A Raisin in the Sun, by Dorothy Rabinowitz of Wall Street Journal

From the time of its 1959 Broadway premiere, "A Raisin in the Sun," Lorraine Hansberry's drama of a striving black family, was destined to become a classic of the American theater and -- as these things go -- to be showered with praise for its humanity and timelessness. In a praise-happy age encomiums like those rarely mean much, but there are those other times -- the new TV adaptation (airing Monday, 8-11 p.m. EST, on ABC) is one of them -- when the tribute to timelessness cuts precisely to the point. To watch, once more, this saga set in the 1950s is to be struck again and again by just that quality in this story about the Youngers of Chicago's South Side.

The title was inspired by the poet Langston Hughes's reflections about a dream deferred -- does it dry up like a raisin in the sun? One dream not about to be deferred will soon be realized for the family head, Lena (Phylicia Rashad), a domestic about to retire. A stalwart, churchgoing tower of strength devoted to the memory of her late husband, Lena is about to get a $10,000 insurance check from his estate. For Lena's son, Walter Lee, Jr. (Sean Combs), who has long-cherished dreams of being able to give up his job as a chauffeur for rich white people by going into business for himself -- which he can do only if he can get Lena to part with that money -- the $10,000 appears a shining hope. It will soon be a cause of bitter resentment, as he realizes that his chances of getting his hands on it are thin. They grow even thinner when Lena discovers, to her horror, that the business her son yearns to invest in is a liquor store.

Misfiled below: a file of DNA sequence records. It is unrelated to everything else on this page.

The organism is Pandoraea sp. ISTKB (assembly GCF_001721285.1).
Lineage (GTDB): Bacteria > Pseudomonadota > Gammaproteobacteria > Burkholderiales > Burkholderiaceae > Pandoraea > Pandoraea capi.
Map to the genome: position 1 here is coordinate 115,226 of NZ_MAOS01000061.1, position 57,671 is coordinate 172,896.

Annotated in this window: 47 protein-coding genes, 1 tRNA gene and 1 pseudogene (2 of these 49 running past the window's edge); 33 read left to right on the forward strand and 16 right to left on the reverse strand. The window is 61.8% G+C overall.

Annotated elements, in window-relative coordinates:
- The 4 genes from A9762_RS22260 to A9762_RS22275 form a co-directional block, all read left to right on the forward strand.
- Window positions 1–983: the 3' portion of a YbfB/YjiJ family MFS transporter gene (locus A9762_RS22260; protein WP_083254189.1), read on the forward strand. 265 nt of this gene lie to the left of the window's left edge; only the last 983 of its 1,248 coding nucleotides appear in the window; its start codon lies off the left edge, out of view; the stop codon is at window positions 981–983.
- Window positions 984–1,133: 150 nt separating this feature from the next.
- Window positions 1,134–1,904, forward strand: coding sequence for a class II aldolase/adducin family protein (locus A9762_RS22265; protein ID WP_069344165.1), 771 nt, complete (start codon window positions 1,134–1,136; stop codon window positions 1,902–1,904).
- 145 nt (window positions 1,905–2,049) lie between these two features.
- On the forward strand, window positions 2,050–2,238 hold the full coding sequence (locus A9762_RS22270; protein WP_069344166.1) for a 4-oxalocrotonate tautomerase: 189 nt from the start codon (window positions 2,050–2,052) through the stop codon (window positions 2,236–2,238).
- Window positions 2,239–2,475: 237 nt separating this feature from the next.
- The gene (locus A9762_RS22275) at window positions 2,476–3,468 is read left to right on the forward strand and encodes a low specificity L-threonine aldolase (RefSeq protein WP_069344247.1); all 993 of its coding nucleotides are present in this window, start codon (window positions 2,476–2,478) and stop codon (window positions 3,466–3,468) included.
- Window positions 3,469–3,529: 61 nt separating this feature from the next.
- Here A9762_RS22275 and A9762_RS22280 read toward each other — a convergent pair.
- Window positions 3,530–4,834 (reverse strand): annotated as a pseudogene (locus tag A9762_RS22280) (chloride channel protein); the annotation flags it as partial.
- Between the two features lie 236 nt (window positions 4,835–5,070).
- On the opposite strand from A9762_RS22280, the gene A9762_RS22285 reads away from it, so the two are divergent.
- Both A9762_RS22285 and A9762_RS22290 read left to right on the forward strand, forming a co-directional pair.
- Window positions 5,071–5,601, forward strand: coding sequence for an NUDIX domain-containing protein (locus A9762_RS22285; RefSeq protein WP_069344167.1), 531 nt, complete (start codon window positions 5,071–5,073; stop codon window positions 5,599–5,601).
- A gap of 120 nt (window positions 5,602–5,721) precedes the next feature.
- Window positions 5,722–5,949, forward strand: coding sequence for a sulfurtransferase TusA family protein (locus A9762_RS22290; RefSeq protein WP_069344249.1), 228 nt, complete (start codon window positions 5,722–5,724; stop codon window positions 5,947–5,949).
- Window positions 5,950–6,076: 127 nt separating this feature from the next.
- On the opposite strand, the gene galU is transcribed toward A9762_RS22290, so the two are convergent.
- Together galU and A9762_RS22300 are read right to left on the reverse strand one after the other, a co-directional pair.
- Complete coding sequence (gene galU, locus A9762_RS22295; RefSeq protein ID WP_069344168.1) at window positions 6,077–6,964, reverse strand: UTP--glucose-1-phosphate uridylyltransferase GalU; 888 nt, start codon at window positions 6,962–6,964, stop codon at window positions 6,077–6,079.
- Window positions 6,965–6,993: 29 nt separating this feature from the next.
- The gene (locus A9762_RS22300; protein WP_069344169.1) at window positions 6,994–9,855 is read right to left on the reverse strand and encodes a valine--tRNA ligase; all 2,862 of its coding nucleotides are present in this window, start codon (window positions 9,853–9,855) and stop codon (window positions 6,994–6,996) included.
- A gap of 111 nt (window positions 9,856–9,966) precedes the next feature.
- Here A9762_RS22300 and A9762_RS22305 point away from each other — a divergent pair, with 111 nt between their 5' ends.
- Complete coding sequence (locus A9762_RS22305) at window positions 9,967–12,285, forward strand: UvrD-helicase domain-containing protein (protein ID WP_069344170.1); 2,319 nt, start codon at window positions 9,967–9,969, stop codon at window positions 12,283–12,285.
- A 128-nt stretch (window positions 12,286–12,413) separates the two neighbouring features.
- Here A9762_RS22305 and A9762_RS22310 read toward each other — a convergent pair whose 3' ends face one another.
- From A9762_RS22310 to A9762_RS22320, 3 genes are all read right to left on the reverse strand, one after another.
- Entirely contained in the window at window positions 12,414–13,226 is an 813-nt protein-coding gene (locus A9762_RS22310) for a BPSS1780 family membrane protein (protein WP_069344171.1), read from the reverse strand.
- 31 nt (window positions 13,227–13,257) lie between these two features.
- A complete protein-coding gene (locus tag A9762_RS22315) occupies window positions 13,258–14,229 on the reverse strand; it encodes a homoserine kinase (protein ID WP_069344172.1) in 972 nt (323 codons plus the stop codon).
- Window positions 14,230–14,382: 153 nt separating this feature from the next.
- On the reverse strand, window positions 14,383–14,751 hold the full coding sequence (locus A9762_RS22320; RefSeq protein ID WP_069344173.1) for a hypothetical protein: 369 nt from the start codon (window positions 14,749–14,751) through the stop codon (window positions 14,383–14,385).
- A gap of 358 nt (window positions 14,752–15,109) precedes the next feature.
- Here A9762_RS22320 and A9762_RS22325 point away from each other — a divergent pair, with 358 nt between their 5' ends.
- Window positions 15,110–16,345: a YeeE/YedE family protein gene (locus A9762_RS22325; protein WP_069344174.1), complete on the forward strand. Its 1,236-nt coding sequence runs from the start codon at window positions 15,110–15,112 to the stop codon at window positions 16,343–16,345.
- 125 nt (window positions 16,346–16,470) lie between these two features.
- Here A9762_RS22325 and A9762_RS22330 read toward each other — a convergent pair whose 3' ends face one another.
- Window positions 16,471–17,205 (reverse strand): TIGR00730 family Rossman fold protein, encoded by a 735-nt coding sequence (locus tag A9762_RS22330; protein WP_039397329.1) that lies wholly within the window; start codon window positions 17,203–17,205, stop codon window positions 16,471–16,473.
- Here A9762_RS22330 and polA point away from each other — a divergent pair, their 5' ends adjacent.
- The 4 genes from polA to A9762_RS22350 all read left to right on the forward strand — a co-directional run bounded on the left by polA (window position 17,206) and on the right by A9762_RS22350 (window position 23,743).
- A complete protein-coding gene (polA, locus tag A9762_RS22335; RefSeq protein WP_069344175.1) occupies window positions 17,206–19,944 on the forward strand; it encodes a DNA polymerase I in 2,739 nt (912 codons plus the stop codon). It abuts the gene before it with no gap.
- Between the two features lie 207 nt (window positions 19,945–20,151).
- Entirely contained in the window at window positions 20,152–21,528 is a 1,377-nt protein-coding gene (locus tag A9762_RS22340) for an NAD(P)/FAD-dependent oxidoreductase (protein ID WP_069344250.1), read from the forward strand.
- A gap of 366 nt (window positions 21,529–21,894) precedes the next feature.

Does this matriarch imbued with moral values so stern that she can't abide the idea of investment in something so detestable as a liquor store seem, today, a voice from a distant time and place? It might in a character wrought with less skill and fire. Lena and her faith come through, to the contrary, as a living force. To appreciate that fact, it's only necessary to consider an early scene in which her daughter, Beneatha (Sanaa Lathan), a free-thinking sort with plans for a career in medicine, incautiously chatters on about her lack of belief in a Supreme Being and any works attributable to one. Man, she confidently declares, is the maker of his destiny.

To read the rest of this review, visit Wall Street Journal:

A 'Raisin' for All Seasons


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